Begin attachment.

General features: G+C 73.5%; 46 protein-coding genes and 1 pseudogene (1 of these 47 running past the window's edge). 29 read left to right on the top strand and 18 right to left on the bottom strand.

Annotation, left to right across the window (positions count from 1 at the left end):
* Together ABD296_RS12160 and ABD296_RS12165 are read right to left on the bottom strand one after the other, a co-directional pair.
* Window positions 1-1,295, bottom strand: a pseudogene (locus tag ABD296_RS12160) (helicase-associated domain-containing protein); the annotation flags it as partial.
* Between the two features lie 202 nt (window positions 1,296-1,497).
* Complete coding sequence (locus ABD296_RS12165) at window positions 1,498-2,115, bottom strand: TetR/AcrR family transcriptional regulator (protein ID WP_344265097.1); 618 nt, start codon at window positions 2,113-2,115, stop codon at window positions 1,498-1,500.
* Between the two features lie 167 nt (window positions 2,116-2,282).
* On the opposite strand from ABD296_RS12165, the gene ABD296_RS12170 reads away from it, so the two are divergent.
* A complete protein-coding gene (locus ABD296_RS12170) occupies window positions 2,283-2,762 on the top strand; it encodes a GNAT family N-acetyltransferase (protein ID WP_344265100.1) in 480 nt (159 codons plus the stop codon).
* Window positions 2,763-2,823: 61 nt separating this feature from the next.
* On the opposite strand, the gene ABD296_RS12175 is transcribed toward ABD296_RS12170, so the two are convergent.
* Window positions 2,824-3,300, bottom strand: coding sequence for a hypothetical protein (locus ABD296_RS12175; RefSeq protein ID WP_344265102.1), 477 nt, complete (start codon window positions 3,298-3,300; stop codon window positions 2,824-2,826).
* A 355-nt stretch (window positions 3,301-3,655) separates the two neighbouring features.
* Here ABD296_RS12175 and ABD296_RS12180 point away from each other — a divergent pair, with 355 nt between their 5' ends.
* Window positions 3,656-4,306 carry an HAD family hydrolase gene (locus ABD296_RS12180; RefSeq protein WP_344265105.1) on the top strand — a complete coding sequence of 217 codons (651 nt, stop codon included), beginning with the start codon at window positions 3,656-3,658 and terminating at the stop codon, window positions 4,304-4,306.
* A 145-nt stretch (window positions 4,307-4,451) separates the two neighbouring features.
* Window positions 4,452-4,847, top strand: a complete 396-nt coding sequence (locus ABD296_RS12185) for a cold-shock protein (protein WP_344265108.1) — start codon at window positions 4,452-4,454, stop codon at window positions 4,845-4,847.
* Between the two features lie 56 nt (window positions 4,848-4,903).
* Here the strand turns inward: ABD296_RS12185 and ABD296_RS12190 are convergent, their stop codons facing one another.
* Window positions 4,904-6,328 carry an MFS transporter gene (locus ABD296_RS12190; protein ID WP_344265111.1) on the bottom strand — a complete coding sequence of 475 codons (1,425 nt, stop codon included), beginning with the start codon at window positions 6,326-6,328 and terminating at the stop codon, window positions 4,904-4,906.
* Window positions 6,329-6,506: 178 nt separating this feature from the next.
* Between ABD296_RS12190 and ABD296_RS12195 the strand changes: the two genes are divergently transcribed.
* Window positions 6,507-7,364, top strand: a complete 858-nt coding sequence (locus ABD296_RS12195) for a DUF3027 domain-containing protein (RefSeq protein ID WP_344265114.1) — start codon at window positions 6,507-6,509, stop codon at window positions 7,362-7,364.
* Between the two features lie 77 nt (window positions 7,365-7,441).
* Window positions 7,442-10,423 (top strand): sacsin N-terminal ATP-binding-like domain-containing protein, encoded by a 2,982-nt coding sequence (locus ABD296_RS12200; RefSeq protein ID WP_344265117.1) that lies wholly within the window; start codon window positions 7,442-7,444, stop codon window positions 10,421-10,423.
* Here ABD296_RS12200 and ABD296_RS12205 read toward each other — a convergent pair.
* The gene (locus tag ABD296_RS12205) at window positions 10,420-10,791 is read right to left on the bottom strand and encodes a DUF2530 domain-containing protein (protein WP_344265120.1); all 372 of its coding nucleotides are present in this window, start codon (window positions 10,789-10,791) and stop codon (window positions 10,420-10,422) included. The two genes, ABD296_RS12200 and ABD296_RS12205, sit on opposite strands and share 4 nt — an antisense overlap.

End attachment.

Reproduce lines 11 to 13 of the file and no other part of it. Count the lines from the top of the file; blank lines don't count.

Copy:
* On the opposite strand, the gene ABD296_RS12175 is transcribed toward ABD296_RS12170, so the two are convergent.
* Window positions 2,824-3,300, bottom strand: coding sequence for a hypothetical protein (locus ABD296_RS12175; RefSeq protein ID WP_344265102.1), 477 nt, complete (start codon window positions 3,298-3,300; stop codon window positions 2,824-2,826).
* A 355-nt stretch (window positions 3,301-3,655) separates the two neighbouring features.